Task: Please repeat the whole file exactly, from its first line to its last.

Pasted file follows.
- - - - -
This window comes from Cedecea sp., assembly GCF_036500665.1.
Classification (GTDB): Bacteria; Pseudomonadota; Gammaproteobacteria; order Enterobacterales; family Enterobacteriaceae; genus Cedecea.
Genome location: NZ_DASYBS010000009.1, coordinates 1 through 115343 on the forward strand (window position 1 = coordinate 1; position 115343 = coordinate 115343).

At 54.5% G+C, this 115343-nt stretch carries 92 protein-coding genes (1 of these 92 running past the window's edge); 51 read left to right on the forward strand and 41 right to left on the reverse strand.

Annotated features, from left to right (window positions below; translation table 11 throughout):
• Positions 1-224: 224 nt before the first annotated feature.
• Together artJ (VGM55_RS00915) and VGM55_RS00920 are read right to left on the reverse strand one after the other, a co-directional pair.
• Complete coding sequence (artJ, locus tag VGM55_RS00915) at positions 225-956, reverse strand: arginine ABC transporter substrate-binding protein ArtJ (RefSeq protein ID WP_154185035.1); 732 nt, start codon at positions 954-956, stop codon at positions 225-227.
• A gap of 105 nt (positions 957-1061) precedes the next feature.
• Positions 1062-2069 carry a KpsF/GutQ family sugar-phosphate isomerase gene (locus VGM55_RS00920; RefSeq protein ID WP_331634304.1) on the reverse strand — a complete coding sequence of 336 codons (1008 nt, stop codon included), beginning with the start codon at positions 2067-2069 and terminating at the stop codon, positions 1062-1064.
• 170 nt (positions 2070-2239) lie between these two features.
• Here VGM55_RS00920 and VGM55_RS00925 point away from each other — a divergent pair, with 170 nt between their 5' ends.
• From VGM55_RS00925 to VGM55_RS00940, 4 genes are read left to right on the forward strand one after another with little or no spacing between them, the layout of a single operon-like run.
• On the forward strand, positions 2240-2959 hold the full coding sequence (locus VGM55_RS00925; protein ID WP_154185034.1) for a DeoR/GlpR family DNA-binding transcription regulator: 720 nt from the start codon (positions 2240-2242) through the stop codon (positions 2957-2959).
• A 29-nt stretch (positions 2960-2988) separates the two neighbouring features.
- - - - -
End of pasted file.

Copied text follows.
This window comes from Cedecea sp., assembly GCF_036500665.1.
Classification (GTDB): Bacteria; Pseudomonadota; Gammaproteobacteria; order Enterobacterales; family Enterobacteriaceae; genus Cedecea.
Genome location: NZ_DASYBS010000009.1, coordinates 1 through 115343 on the forward strand (window position 1 = coordinate 1; position 115343 = coordinate 115343).

At 54.5% G+C, this 115343-nt stretch carries 92 protein-coding genes (1 of these 92 running past the window's edge); 51 read left to right on the forward strand and 41 right to left on the reverse strand.

Annotated features, from left to right (window positions below; translation table 11 throughout):
• Positions 1-224: 224 nt before the first annotated feature.
• Together artJ (VGM55_RS00915) and VGM55_RS00920 are read right to left on the reverse strand one after the other, a co-directional pair.
• Complete coding sequence (artJ, locus tag VGM55_RS00915) at positions 225-956, reverse strand: arginine ABC transporter substrate-binding protein ArtJ (RefSeq protein ID WP_154185035.1); 732 nt, start codon at positions 954-956, stop codon at positions 225-227.
• A gap of 105 nt (positions 957-1061) precedes the next feature.
• Positions 1062-2069 carry a KpsF/GutQ family sugar-phosphate isomerase gene (locus VGM55_RS00920; RefSeq protein ID WP_331634304.1) on the reverse strand — a complete coding sequence of 336 codons (1008 nt, stop codon included), beginning with the start codon at positions 2067-2069 and terminating at the stop codon, positions 1062-1064.
• 170 nt (positions 2070-2239) lie between these two features.
• Here VGM55_RS00920 and VGM55_RS00925 point away from each other — a divergent pair, with 170 nt between their 5' ends.
• From VGM55_RS00925 to VGM55_RS00940, 4 genes are read left to right on the forward strand one after another with little or no spacing between them, the layout of a single operon-like run.
• On the forward strand, positions 2240-2959 hold the full coding sequence (locus VGM55_RS00925; protein ID WP_154185034.1) for a DeoR/GlpR family DNA-binding transcription regulator: 720 nt from the start codon (positions 2240-2242) through the stop codon (positions 2957-2959).
• A 29-nt stretch (positions 2960-2988) separates the two neighbouring features.